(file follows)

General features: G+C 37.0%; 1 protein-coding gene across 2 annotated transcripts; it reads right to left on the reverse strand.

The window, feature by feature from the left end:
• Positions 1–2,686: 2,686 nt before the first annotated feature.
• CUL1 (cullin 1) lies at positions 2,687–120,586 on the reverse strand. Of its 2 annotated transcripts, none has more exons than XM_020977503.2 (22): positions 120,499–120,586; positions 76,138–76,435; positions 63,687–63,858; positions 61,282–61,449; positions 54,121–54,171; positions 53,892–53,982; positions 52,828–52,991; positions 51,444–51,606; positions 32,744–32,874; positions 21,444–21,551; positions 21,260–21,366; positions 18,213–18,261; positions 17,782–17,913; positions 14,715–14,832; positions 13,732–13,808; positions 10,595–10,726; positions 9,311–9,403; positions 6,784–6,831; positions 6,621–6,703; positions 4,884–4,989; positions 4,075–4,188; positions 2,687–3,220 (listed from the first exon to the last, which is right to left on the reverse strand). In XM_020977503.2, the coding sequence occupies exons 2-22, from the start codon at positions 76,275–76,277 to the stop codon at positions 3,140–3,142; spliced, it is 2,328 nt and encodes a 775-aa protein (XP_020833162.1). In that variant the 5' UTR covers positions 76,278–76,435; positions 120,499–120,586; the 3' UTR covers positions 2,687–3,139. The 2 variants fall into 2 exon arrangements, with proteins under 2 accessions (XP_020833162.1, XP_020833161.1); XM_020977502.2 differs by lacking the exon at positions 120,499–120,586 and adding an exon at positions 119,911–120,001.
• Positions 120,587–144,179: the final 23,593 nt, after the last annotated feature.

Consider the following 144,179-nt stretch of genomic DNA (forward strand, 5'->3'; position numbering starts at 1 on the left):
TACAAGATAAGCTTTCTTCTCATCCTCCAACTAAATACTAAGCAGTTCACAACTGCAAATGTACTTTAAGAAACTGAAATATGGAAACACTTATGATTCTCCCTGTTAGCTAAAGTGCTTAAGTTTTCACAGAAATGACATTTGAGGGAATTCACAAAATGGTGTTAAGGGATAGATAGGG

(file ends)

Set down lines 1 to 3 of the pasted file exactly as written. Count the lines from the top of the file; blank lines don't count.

General features: G+C 37.0%; 1 protein-coding gene across 2 annotated transcripts; it reads right to left on the reverse strand.

The window, feature by feature from the left end:
• Positions 1–2,686: 2,686 nt before the first annotated feature.